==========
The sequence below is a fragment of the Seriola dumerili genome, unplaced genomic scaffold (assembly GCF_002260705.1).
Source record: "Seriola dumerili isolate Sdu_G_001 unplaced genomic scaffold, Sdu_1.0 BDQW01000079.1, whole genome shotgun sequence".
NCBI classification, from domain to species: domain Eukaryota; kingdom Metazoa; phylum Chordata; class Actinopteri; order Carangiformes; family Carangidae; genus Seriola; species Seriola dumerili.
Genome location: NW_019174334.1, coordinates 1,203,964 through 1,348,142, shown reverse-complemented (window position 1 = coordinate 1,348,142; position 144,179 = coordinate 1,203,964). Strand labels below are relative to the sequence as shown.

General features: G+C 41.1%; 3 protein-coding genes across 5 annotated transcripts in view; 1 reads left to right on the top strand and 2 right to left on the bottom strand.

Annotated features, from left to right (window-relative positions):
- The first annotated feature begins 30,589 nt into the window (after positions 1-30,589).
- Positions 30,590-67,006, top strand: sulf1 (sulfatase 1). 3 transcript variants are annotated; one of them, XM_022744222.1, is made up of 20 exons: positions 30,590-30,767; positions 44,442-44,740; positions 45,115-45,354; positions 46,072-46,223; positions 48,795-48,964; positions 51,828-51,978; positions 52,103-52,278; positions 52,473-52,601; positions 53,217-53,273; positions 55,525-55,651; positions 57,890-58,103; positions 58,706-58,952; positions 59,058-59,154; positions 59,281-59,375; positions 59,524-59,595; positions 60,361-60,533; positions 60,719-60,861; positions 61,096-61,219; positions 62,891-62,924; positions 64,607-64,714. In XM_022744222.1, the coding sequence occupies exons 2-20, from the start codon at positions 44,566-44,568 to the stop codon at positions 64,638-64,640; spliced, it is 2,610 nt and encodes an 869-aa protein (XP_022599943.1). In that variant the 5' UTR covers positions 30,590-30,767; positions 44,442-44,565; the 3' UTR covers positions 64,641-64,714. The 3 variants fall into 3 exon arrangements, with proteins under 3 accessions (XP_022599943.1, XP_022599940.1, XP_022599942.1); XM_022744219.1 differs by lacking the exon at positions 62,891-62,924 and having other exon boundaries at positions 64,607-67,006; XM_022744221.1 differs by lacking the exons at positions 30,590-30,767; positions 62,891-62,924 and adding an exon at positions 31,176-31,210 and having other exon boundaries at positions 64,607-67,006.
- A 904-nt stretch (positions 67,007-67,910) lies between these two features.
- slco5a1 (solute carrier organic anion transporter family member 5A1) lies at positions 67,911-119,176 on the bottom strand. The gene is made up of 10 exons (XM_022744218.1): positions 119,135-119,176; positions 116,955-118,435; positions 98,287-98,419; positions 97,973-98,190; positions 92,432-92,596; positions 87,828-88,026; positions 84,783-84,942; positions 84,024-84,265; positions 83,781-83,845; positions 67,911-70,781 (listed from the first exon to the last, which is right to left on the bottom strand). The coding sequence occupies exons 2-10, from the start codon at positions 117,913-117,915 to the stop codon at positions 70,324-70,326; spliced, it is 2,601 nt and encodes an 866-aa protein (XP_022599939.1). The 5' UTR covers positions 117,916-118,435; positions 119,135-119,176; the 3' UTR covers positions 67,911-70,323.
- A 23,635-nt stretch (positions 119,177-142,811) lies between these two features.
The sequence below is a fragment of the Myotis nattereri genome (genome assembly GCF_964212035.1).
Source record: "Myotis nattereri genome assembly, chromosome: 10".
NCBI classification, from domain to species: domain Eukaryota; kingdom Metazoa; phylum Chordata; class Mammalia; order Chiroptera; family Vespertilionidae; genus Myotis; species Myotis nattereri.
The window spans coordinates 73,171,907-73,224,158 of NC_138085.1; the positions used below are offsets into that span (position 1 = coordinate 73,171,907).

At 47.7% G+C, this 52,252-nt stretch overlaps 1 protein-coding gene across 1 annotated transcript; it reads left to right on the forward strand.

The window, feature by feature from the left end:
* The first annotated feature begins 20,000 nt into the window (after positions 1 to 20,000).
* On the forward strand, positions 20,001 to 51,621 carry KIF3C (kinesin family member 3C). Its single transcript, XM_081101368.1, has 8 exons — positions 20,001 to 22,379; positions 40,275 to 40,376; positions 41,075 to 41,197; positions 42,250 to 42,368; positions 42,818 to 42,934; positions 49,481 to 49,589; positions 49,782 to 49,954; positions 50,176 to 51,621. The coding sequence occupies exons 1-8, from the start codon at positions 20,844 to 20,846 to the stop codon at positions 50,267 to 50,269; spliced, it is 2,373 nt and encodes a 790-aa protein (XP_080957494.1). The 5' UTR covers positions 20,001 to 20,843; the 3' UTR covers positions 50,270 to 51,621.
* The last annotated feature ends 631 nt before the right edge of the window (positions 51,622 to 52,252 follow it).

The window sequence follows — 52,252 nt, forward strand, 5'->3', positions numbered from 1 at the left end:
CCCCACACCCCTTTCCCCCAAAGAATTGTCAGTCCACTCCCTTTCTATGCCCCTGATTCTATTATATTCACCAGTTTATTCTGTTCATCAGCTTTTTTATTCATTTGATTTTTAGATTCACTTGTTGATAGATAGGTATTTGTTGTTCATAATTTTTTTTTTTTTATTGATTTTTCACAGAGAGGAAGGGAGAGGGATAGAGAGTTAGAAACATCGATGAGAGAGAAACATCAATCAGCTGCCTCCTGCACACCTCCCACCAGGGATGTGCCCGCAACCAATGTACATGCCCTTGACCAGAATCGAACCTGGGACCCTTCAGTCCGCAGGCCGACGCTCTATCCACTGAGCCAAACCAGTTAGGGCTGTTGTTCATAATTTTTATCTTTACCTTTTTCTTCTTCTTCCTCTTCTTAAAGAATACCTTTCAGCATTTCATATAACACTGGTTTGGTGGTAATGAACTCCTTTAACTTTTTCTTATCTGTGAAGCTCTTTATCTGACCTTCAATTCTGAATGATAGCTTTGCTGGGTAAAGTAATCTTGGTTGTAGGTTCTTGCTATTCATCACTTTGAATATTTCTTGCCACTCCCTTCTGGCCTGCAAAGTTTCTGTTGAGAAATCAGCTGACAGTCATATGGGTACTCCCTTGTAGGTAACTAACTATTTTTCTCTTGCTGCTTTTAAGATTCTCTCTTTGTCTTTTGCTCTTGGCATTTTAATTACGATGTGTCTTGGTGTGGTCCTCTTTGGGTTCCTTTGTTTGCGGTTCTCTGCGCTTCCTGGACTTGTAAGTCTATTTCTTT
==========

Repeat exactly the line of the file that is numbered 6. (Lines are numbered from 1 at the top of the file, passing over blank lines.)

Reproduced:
Annotated features, from left to right (window-relative positions):